Last month I had one of the highlights of my speaking career by opening the Emergency Nurses Association Conference in Indianapolis for 2500 nurses. I felt I had really come home, not only because I worked as an emergency room nurse for 23 years, but because I also grew up in Indianapolis.
In contrast, we lost Buckie, our beloved 13½ year old golden retriever. With me since he was 7 weeks old, he provided great joy and support during a very difficult transition in my life, with his unconditional love and healing companionship.
One of the best ways to deal with the difficult times in our lives is to practice compassion. Compassion means to be kind—to yourself and others. Period.
As we waited for the veterinarian to arrive from Caring Pathways to put Buckie to rest, I petted him, fed him ice chips, and told him how much I loved him. Even though part of me wanted to load him in the car and try to fix him, it was a great comfort for me to know the most compassionate thing for Buckie was to let him go in the most peaceful and comfortable way at home.
If you have ever lost a pet, you know the pain of continuing to look for them and feeling the unexpected waves of grief long after they are gone. Although I will never forget Buckie, the mindfulness practices help me remember these overwhelming feelings of loss and sadness will pass.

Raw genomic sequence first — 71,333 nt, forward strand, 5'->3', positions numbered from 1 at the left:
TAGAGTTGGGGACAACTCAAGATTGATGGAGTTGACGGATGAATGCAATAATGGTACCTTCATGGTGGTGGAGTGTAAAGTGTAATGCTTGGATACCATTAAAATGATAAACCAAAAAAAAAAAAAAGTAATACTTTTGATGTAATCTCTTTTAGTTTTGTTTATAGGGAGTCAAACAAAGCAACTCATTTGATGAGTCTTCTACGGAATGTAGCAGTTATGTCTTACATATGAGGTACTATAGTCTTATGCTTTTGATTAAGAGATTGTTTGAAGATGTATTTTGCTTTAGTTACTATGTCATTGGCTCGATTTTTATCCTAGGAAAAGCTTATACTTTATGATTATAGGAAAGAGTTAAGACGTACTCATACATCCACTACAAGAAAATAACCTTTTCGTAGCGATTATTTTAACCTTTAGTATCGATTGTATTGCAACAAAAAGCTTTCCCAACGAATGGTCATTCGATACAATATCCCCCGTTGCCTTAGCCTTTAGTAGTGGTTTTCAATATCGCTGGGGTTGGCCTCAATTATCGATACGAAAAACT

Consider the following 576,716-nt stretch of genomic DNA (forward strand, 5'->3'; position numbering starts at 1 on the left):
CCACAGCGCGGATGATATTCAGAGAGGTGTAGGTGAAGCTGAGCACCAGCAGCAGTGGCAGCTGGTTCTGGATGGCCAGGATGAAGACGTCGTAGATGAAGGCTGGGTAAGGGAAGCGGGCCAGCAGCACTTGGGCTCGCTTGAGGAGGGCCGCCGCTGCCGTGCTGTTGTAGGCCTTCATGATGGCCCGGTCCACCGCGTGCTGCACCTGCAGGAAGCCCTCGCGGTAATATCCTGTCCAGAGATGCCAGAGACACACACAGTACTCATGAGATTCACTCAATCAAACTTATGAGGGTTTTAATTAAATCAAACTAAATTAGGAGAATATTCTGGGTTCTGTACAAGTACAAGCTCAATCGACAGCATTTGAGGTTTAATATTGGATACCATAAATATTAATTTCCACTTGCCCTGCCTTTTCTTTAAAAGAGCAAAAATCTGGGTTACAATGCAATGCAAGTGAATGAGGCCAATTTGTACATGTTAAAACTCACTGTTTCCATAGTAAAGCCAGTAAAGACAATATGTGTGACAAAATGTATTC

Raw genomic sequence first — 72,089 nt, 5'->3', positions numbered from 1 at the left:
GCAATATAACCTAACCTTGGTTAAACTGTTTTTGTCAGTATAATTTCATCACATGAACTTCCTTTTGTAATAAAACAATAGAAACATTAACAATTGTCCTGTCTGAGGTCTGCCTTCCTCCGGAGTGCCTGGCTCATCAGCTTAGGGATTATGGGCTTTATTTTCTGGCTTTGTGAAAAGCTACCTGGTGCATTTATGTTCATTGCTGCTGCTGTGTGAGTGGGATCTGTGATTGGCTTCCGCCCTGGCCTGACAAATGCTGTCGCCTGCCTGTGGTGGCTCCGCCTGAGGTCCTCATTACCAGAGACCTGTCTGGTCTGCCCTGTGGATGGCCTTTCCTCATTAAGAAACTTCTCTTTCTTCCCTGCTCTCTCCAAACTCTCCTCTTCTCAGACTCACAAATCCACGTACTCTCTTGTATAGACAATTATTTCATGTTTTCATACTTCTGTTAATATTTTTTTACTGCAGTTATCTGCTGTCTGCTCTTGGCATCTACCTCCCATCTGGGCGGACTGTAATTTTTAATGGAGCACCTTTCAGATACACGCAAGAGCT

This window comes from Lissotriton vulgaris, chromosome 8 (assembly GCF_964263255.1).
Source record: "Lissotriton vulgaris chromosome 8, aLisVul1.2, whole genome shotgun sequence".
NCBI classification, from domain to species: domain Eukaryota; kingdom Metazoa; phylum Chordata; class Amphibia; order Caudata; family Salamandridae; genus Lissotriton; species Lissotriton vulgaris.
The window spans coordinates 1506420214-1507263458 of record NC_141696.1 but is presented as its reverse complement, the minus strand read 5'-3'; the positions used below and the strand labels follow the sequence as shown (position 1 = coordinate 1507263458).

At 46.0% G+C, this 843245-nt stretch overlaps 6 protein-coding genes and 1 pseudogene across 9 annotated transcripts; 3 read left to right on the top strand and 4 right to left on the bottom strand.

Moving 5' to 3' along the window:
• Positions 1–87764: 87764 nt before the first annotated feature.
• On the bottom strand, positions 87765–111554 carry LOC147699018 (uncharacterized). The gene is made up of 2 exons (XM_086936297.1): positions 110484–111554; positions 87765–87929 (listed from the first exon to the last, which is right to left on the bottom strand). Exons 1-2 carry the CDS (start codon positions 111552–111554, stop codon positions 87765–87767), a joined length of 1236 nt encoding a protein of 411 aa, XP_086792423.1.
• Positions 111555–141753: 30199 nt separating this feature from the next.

The best thing I can do is treat myself with loving kindness and stay with my mindfulness practices of yoga, meditation and deep breathing. I also like taking a compassion break, which calms your mind and keeps you connected to your loving heart.
Whether you have lost a pet or are experiencing any other situation that brings you pain and suffering, it just takes a few moments for a compassion break.
- Feel the stress and emotional discomfort in your body.
Say to yourself:
This is a moment of suffering.
Suffering is a part of life.
Now place your hands over your heart and feel the warmth and gentle touch of your hands and say:
May I be free from suffering.
This is a true act of compassion for yourself because you are acknowledging your pain, universalizing it, and then asking for relief from it. Repeat as necessary. It takes the compassion to care for yourself and everyone else in your life.